November 29, 2013 Weekly Round Up

**This article is not a substitute for the advice of an attorney.**

This week’s Round Up is coming on Wednesday due to the Thanksgiving holiday.  I wish you all save travels and a great holiday with family and friends!  Here are the ag law stories making news this final week of November.

*  Texas Lawmakers Threaten International Boundary and Water Commission.  The battle between the United States and Mexico for water in South Texas continues to expand.  Texas Congressmen John Cornyn and Filemon Vela recently sent a letter to the International Boundary and Water Commission, which is the agency in charge of overseeing river flows on the Rio Grande, including apportioning water pursuant to the 1944 treaty between Mexico and the United States.  The letter threatens that the Commission could lose federal funding if it does not obtain Mexico’s compliance with the 1944 treaty.   [Read letter here and article here.]

*Farm Bureau Publishes Guide to Assist Veterans in Agriculture.  The American Farm Bureau Federation and the Farmer Veteran Coalition Partnership recently published a guide to help veterans in agriculture.  The guide is intended to assist beginning farmers, help make equipment available to veteran farmers, and to help veterans find farm ownership and employment opportunities.  Many returning veterans are from rural areas and desire to enter into agriculture.  According to Farm Bureau, only 17% of U.S. citizens reside in rural areas, yet 44% of the United States military hail from rural America.  [Obtain guide here.]

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*  Texas A&M Journal of Real Property Law Publishes Water Law Edition.  The Texas A&M University School of Law (formerly Texas Wesleyan School of Law) has published the water law edition of its Real Property Journal.  The water law edition includes topics discussed at the prior Water Law Symposium including coping with water scarcity, interstate water compacts, the investment impact on water reliability, investment risks for water projects, state water planning, the potential impact of federal law on state water supplies, water policy, and effects of MBTA on property rights.  [View Journal here.]

*  Texas Water Development Board Approves Grand Prairie Project.    Last week the TWDB approved a $4 million loan to Grand Prairie to finance system improvements, including the instillation of 6,500 water meters in an attempt to meet water saving and conservation goals.  The loan will come from the Drinking Water State Revolving Fund.  [Read article here.]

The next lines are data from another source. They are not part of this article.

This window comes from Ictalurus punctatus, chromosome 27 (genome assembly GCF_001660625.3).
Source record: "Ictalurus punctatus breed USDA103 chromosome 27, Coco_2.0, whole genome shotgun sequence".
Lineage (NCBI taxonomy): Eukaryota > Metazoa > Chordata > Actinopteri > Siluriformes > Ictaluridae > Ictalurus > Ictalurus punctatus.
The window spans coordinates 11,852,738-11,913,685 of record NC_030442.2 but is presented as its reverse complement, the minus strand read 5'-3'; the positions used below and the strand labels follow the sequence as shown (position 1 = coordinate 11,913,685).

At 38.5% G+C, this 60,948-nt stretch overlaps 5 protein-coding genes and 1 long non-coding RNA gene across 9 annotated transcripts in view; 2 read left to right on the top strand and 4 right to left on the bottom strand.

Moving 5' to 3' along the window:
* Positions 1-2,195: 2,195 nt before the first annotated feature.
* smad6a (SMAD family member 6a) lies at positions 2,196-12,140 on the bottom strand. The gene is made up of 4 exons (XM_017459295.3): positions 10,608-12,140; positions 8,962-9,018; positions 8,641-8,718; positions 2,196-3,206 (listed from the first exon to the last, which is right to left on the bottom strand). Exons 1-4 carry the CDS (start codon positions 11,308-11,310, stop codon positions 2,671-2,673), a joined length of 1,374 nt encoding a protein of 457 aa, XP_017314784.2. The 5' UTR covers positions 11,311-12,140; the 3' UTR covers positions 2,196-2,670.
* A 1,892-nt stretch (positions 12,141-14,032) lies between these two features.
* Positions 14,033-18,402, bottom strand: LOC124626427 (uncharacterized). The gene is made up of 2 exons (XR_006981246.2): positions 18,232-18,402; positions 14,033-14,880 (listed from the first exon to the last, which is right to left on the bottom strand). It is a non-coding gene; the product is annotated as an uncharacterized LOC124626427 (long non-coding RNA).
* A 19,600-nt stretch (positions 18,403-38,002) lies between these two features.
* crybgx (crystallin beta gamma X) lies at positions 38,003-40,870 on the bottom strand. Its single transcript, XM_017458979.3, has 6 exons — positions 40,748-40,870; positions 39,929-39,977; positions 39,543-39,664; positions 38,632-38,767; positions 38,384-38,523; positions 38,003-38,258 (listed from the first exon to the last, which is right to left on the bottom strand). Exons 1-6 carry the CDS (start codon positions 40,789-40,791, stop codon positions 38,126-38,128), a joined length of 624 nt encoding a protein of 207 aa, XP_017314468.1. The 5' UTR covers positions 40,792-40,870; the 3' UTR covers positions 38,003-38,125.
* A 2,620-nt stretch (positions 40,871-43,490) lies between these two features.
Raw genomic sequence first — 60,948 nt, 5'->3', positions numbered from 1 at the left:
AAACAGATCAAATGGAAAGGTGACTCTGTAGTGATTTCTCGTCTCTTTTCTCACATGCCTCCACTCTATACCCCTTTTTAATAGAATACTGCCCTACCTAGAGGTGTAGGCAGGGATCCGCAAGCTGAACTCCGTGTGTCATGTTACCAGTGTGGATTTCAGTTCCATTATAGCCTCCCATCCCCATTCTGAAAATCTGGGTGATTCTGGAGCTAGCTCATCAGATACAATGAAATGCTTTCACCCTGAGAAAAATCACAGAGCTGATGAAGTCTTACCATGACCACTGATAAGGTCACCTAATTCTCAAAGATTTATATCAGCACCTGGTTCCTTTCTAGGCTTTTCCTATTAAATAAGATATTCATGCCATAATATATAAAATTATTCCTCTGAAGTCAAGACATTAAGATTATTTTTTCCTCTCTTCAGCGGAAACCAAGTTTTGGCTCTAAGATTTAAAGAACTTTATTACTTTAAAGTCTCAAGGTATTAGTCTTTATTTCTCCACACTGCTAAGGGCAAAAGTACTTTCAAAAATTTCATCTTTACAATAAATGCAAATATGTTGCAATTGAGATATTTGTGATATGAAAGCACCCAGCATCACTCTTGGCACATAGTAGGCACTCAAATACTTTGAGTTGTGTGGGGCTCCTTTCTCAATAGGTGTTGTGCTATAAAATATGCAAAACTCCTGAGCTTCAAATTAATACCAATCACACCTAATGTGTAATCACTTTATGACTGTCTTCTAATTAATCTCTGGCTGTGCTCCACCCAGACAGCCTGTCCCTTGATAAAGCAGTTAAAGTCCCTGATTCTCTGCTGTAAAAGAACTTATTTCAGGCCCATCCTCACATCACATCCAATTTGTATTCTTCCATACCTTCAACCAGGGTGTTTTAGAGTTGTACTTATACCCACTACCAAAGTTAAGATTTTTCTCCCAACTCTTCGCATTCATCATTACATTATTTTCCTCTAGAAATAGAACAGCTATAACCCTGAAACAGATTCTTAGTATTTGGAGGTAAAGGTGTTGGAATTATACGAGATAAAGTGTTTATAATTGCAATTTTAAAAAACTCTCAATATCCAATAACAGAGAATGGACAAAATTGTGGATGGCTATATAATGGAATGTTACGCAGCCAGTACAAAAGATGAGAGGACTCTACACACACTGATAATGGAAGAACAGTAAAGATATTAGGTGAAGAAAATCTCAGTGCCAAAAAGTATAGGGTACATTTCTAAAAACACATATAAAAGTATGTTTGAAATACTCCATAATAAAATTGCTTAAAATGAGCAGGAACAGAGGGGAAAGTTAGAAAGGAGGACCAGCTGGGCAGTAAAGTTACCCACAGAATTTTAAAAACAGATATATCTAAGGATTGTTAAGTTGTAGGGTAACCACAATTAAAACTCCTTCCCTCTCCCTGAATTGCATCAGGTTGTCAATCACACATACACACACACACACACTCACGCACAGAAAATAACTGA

* Right to Farm Lawsuit Dismissed in Oregon.  The Oregon Court of Appeals dismissed a case claiming that the state’s right to farm statute was unconstitutional.  In the case, seven neighbors filed suit alleging that chemicals and pesticides used by a neighboring farmer drifted onto their land.    The court, however, did not rest its dismissal on a finding of constitutionality.  Instead, the court ruled on the narrower, procedural ground that the request for relief was too speculative.  According to some analysts, the opinion leaves open the opportunity for the plaintiffs to file a lawsuit specifically alleging damages from the pesticide and chemical drift that would alleviate the speculative relief issue and allow the court to address the constitutionality of the right to farm law.  It remains to be seen whether the plaintiffs will appeal the decision to the Oregon Supreme Court or will seek to re-file a different lawsuit.  [Read article here.]

*California Court Rules Stocking Fish Does Not Violate Clean Water Act.  Earlier this month, the United States District Court for the Northern District of California dismissed a lawsuit brought against the US Department of Fish and Wildlife for stocking fish in California lakes.  Specifically, the plaintiffs claimed that the practice of stocking fish violated the Clean Water Act because, under the plaintiff’s theory, the fish were “pollutants.”  Under the Act, the discharge of any pollutant from a point source into navigable US waters is prohibited unless a discharge permit is obtained.  In this case, the court found that fish do not fall under the definition of “pollutants” and dismissed the case.  [Read opinion here.]

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